New studies of an aircraft part found in Tanzania last week indicate that the debris is a piece of wing likely from Malaysia Airlines Flight MH370, which disappeared on March 8, 2014. Authorities believe the Boeing 777-200 with 239 people on board crashed into the Indian Ocean — but a multinational search effort at a cost of more than $100 million has turned up nothing.
But several pieces of airplane debris, some of them confirmed and others strongly believed to be pieces of the missing plane, have been discovered by tourists and other private individuals over the first months of 2016.
NEWS Possible section of Malaysia Airlines #MH370 wing found in Tanzania https://t.co/sT5Mx2m8d1 pic.twitter.com/i5DagnyUD3The discoveries began in July of 2015, when a large segment of wing known as a flaperon was found washed up on a beach on French-owned Reunion Island in the western Indian Ocean, off the southeast coast of the African continent.
— AIRLIVE (@airlivenet) June 25, 2016
All of the subsequent debris discoveries have turned up in the same region, in Mozambique, Mauritius, South Africa, and now in Tanzania as well. If confirmed to come from the missing Malaysia Airlines plane, the Tanzania debris discovery would be the piece found farthest north of any of the finds so far.
Watch a video of American lawyer Blaine Gibson explain several debris discoveries that he has made in his travels, below.
Aviation experts in Tanzania said on Wednesday that the large chunk of wing appears to have broken off of a Boeing 777 — but they would not go as far as confirming that the wing piece was part of Malaysia Airlines Flight MH370.
Tanzania officials said that experts with the country's Civil Aviation Authority had examined the debris find and determined that it did, in fact, originate with a Boeing 777. And there have been no such planes lost in the region, other than Flight MH370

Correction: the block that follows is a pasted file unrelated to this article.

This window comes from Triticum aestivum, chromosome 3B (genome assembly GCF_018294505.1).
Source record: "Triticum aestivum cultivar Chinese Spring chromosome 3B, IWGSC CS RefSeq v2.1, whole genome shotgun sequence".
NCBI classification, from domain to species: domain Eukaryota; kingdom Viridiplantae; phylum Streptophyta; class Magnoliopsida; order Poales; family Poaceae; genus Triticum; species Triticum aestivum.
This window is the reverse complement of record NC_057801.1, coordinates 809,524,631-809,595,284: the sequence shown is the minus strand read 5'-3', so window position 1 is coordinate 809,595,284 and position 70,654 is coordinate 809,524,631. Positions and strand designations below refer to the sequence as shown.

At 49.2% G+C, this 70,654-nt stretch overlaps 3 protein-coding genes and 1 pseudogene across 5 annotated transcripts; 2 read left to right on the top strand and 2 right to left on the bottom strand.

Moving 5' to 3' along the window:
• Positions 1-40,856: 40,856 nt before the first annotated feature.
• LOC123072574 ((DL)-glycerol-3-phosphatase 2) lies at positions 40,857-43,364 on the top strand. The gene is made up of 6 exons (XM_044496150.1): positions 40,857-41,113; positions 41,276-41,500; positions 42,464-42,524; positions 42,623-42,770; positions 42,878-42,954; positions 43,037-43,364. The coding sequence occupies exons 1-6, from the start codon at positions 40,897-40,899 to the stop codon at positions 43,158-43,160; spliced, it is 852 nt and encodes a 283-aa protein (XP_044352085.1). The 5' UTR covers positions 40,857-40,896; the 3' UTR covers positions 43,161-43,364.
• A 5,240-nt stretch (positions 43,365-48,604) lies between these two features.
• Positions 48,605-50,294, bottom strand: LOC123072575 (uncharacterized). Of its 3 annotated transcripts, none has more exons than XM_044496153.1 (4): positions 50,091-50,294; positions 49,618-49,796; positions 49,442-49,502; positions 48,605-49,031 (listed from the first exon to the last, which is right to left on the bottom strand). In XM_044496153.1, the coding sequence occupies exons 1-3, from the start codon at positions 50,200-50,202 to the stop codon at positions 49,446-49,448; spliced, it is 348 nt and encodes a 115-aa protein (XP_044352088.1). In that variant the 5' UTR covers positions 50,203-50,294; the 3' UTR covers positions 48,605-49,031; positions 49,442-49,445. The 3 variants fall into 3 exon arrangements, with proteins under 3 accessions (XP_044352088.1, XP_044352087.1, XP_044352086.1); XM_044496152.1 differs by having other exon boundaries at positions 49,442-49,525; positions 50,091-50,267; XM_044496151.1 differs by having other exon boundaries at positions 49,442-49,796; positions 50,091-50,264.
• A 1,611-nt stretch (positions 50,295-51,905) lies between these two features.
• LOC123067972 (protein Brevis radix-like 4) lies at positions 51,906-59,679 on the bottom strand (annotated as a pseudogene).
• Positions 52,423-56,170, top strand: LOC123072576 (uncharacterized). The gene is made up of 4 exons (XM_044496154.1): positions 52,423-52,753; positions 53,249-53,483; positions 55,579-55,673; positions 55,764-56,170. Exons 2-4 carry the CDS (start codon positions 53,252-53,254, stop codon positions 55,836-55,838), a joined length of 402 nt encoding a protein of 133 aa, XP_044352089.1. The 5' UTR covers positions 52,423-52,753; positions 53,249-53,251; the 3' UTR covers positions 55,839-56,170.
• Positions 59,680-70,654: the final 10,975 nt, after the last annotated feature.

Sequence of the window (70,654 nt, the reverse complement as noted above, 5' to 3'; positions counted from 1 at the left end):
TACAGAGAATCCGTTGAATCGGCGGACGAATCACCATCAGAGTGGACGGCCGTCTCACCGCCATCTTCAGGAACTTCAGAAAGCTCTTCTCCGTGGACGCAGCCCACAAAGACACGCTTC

"It is too early to link the piece of wing to the missing Malaysia Airlines Flight MH370 which was also a Boeing 777," Tanzania Civil Aviation Authority Director General Hamza Johari told China's Xinhua News Agency on Wednesday. "We are also puzzled because no such plane has been reported missing in Tanzania and the entire east African region."
A separate analysis by independent investigators Michael Exner and Don Thompson also concluded that the wing was part of a Boeing 777-200 — with evidence including a serial number stamped on one of the wing bolts.
#MH370 New debris fm Tanzania has bolt w/ PN 113W3004-10, a bolt used on Boeing B777-200. Looks like part of a flap. pic.twitter.com/iuX5wICUTxWith the whereabouts of all other known Boeing 777-200 airliners in the world accounted for, the wing part would appear to, indeed, have been part of the Malaysia Airlines plane, whose serial number was 9M-MRO.
— Mike Exner (@Airlandseaman) June 24, 2016
"PN 113W3004-10 is stamped on the bolt head above," Exner and Thompson wrote. "This part number is listed in numerous on-line catalogs as a bolt used on the B777-200.This is strong evidence supporting the conclusion this debris is from MH370 (9M-MRO)."
The full report by Exner and Thompson on the Tanzania debris discovery may be accessed online by clicking on this link.
PREVIOUS MALAYSIA AIRLINES FLIGHT MH370 COVERAGE FROM THE INQUISITR
- Malaysia Airlines Flight MH370: Largest Debris Piece So Far Found? Tanzania Find Also Furthest North, If Verified
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- U.S. Traveler Makes Amazing Find In Madagascar — More Evidence Of Missing Plane?
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Several other independent researchers into the MH370 mystery also "pitched in and have found that most likely the object is inner 1/3 section of a 777 right outboard flap," according to aviation expert and journalist Jeff Wise, author of the book, The Plane That Wasn't There: Why We Haven't Found Malaysia Airlines Flight 370.
While the debris discoveries would appear to confirm that the Malaysia Airlines plane went down somewhere in the Indian Ocean nearly 28 months ago, there are still numerous, important mysteries about the plane's disappearance yet to be addressed.
The debris, at least so far, provides no indication as to why Flight MH370, en route over the South China Sea from Kuala Lumpur, Malaysia, to the Chinese capital of Beijing, would suddenly cut off all communications systems, including the Malaysia Airlines plane's radar transponder, then take a sharp westerly turn and fly thousands of miles off course until finally meeting a violent end in the remote waters of the Indian Ocean.
[Featured Photo By Joshua Paul / Associated Press]